These two motivations can work together, in fact they need to work together, one giving me direction and inspiring me and the other doing the work so that I can learn more about myself and enjoy that experience.
Being honest with ourselves about why we’re buying the gear – are we buying enough in order to make sure we’re taking appropriate risks, have enough equipment to protect ourselves as we progress in climbing, or are we just wanting to display what we have to impress other people? One thing to keep in mind is, we can approach this with less is more. Like less equipment can give us more of a fulfilling experience. In general, if we look at what can I do here with the minimum amount of equipment that’s probably going to require more of relying on my own skill, and my creativity, my problem solving ability, so when I finish that experience I’m going to have more meaning and more fulfillment because I had to dig deeper into myself to do that.
Is climbing a form of escapism?
It’s an interesting thing to consider. I think there’s a yes and a no, or maybe it’s a both. It’s an escape if you’re escaping just the expectations of society, like what society, other people expect that you should do with whatever is important to you, or how you should live your life. But it’s not an escape when you actually want to do this, and if you take responsibility for whatever choices you’re making.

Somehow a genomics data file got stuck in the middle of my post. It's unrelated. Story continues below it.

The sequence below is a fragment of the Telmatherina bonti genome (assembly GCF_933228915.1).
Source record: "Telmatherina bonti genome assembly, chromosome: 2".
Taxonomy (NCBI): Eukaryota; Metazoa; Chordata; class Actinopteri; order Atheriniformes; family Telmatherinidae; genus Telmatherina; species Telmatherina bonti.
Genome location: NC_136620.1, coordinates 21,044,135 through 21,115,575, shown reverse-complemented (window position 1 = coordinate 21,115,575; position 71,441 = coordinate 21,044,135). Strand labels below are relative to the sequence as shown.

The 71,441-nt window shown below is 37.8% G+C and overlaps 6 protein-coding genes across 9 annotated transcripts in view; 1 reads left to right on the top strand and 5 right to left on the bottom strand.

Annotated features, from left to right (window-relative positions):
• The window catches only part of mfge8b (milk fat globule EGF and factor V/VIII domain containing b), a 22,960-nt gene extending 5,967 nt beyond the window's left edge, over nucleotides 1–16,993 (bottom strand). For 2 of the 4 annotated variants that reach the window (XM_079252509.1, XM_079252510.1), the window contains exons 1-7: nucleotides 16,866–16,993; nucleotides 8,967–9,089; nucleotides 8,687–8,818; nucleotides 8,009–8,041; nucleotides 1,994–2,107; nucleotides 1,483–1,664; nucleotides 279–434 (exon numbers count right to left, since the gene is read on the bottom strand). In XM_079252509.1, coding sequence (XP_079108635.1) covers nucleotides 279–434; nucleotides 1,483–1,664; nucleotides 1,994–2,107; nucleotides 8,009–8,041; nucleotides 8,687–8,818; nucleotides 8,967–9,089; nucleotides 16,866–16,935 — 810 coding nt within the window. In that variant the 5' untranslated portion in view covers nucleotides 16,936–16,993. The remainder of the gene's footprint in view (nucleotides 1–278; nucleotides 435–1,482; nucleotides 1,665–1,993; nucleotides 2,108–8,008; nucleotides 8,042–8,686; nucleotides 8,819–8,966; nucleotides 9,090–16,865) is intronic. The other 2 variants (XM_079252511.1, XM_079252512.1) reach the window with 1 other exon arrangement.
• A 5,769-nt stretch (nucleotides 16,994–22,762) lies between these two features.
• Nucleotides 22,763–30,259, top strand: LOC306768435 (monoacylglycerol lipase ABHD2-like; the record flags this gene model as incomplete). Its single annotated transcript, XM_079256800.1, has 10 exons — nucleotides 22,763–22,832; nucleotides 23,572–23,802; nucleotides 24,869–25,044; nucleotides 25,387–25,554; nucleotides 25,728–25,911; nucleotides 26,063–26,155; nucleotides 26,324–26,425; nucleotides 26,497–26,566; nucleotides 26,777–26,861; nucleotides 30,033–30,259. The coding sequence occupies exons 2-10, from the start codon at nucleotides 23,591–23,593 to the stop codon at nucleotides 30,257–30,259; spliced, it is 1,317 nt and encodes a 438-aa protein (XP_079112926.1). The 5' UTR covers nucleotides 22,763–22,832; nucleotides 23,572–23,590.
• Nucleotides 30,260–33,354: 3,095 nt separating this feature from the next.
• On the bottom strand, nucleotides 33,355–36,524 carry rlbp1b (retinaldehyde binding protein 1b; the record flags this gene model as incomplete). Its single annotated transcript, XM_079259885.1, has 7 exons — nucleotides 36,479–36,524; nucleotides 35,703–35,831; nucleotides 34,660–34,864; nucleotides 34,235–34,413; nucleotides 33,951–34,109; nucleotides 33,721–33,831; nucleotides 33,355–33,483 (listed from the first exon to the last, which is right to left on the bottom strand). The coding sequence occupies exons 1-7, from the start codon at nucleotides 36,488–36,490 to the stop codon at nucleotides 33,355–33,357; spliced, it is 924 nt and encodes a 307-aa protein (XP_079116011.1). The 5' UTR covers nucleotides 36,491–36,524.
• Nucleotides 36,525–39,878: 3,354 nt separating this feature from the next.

Each of us needs to decide what we need to be responsible for, ourselves, our actions, our behavior, our family, our community. And make this a conscious choice.
Climbing can seem rather useless – you climb this rock when you could’ve done something more productive, right? But anything that we’re really doing in our life is like that. We’re choosing an activity that moves us into the direction of something difficult, something challenging. And that gives us the means for doing work, for understanding more of our limitations, our strengths and then becoming more effective in dealing with stress, with challenges. Those skills can translate to being a parent, being helpful in the team when you’re in a career.
There is always an external journey, and an internal journey.